In Review: Wonderland #44

The art is the weakest element to this issue, though there’s enough good story to keep fans satisfied.

The covers: You will go insane trying to track down on all seven covers to this issue. The A cover is by Gregbo Watson and Sanju Nivangune. Violet Liddle, Calie’s daughter, is getting attacked by different version of herself as the Mad Hatter. She’s being restrained by one Hatter on her back that has her legs around her normal self, while two others emerge from exploding mirrors. It’s a good image to highlight the madness of the book and the colors are really strong, with the skin of the characters popping out against the dark background and Cheshire Cat pinks. The B has a deadlier edge to it. Noah Salonga and Leonardo Paciarotti have Violet strapped to a revolving wooden wheel while an insane looking knife thrower grins at the reader before tossing his blade. More circus/fair than Wonderland, but still captures the threat of this story. The coloring is too dark to make this stand out against other books on the shelves. The C is by Paolo Pantalena and Ula Mos and it’s the image I’ve chosen to accompany this review. It’s an illustration of an absolutely gorgeous Violet wearing a tight fitting candy cane colored corset and black boots with a matching top hat under a circus tent. To take the heat off this image, a giant snake writhes comfortably around her. Pantalena and Mos continue to show that they’re the combination to beat on Zenescope covers. The first exclusive cover is the Comics PRO Bombshell Exclusive by Age Velez, limited to 250 copies. This features a blonde woman in a blue Alice outfit, striking a pose with her hands behind her head ala the traditional bombshell pose, while sitting on a checkerboard surface against a pink background. It’s cute, but seems lacking details; there’s just too much empty space. The Valentine’s Day Exclusive by Franchesco! is limited to 350 copies and it’s fantastic. It’s a bust shot of a very busty Violet wearing a black hat, long black gloves, and a black top hat, with diamonds on each article of apparel. She looks beautiful with riveting emerald eyes and she has a small red heart on a cheek. This is one to find! Overall grades: A A, B C, C A+, Bombshell Exclusive B-, and Valentine’s Day Exclusive A+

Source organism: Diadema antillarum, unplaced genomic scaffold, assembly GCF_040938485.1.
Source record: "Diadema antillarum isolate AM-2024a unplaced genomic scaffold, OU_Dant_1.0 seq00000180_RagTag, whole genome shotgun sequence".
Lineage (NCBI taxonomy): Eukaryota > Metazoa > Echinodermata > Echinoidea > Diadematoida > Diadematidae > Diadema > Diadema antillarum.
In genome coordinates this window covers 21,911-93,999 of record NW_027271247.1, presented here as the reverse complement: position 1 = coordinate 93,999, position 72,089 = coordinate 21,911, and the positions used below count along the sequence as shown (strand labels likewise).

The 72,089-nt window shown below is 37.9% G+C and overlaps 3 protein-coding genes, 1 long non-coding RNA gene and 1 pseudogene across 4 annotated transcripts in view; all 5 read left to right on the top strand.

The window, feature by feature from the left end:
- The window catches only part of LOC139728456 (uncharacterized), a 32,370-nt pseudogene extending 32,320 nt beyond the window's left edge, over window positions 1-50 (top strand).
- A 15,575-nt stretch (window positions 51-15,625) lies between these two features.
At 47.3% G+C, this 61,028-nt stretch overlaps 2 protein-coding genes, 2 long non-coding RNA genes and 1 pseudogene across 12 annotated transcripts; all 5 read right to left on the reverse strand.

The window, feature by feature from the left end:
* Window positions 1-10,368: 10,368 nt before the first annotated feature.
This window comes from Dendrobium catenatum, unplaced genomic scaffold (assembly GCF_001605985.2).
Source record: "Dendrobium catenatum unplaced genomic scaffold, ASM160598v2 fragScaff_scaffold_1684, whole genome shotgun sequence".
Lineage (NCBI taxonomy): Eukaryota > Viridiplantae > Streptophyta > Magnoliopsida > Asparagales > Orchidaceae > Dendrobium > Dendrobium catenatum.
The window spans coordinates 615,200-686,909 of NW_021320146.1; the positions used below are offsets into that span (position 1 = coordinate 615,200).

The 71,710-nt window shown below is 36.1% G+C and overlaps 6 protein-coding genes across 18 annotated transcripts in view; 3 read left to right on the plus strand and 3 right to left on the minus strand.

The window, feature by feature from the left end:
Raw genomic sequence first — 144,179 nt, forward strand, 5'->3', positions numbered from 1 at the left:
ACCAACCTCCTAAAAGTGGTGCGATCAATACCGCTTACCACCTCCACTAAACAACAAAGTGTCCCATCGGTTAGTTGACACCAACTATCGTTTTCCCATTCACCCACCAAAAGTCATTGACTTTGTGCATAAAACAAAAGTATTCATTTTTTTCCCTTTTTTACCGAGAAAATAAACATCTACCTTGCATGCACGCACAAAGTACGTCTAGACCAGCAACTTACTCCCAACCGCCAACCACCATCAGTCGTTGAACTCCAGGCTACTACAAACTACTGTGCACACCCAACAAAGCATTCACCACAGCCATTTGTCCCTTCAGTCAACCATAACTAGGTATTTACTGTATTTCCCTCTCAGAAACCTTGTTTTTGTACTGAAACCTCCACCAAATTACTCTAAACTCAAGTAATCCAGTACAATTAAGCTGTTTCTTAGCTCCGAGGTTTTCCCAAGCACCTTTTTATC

The story: A one armed red headed woman called the “Hatchet-Bearer”, is led into the center of the ring by the reptile man. She is eager to fight her unseen opponent. The reptile man addresses this mystery combatant, asking, “Can you hear it, child? Can you hear Wonderland’s call? Do not deny your true self, child.” He then allows the Hatcher-Bearer forward and she raises her weapon to kill the woman, who is Violet Liddle. The battle is quick and never in question, but the crowd cheers wildly at the bloody killing. Violet looks down upon the fallen women, shocked and saddened and what’s occurred, but the reptile man simply turns to the crowd and proclaims, “Welcome her, my children. Welcome Violet Liddle, the Mad Hatter of Wonderland!” Things only get worse for Violet when she refuses to bring these worshipers of Wonderland to the promised land. Erica J. Heflin makes this setting on Earth just as insane as that of Wonderland, with reptile man being an absolute terror; there’s a freakish event on Page 9 that illustrates this perfectly. Thankfully, Violet doesn’t have to endure this horror show alone, as two other protagonists arrive and give her an opportunity to get out. The final page wonderfully reminds readers that this is not the Lewis Carrol fantasy, as one character “needs this.” This was the most insane story I’ve read in this series’ history. Overall grade: A